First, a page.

Over 40,000 people have accessed a new online advice hub on alcohol and Covid-19 in the first week of this month.
Drinkaware, the national charity working to prevent and reduce alcohol misuse in Ireland, has urged people to be mindful of their drinking ahead of the Easter bank holiday weekend.
It comes as the charity announced it has created a dedicated online hub “Alcohol & Covid-19” as a resource for members of the public looking to access essential information on the topic in one place.
It provides information, facts and practical advice to help support better decision-making around alcohol at this time. Among the information included are tools to help people be sober curious and more mindful about their habits, as well as alcohol’s impact on the immune system and sleep, along with links to additional resources.
Over 40,000 people in Ireland accessed the online hub in the first week of April alone. Traffic to the Drinkaware website also remains high.
Drinkaware CEO Sheena Horgan said the figures showed that there was a significant demand in the population for advice and supports during the crisis.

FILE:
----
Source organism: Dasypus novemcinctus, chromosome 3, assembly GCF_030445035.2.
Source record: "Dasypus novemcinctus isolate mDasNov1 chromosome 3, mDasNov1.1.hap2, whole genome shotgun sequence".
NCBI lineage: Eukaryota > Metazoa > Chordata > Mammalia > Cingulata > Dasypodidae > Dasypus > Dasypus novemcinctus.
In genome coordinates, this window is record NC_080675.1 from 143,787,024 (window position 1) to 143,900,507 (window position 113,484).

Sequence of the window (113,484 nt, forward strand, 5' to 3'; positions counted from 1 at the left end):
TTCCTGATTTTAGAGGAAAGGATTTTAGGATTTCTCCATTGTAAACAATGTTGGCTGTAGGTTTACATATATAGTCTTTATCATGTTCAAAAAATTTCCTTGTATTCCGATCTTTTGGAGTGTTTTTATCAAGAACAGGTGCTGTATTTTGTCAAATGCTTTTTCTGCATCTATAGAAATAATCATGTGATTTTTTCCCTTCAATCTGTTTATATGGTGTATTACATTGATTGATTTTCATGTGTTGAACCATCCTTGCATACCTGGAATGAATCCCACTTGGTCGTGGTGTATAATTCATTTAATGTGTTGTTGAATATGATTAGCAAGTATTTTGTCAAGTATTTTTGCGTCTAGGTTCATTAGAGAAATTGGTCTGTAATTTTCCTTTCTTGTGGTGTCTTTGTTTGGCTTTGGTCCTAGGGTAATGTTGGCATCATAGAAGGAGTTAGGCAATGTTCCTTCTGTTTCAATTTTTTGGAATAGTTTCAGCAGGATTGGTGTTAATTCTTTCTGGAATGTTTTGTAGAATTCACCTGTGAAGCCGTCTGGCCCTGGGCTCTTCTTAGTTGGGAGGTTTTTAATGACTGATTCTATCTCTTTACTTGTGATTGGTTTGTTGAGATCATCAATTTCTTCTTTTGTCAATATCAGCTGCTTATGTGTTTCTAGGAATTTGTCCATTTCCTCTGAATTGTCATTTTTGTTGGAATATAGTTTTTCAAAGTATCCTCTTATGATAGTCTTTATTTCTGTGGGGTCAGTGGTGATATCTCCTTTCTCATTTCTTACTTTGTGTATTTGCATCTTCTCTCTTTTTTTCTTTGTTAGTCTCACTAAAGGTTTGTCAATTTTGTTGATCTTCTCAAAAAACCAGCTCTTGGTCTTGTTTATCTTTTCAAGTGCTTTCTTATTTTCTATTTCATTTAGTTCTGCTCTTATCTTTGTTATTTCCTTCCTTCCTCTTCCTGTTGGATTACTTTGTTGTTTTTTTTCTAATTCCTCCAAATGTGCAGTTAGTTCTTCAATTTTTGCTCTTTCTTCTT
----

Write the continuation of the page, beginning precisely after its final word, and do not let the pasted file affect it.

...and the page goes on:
"The decisions and actions we take today around alcohol will not only help to mind our mental and physical wellbeing in the here and now, but also support wellbeing beyond this crisis. Drinkaware, like all other organisations working in this space, does not want alcohol misuse and alcohol-related harm to be an unintended consequence of this pandemic," she said.
Ms Horgan also warned against people drinking too much at home during the lockdown period as a coping strategy.
“With the long weekend and bright evenings ahead, it may be tempting to drink more than usual but it is crucial now more than ever that we are mindful of how much, and why, we are drinking."
"At Drinkaware we are particularly concerned that there will be a sharp rise in people drinking more alcohol at home and more often in order to fill free time or to manage Covid-19 anxiety and stress. Alcohol is an unhelpful coping strategy that will worsen anxiety, not lessen it," she said.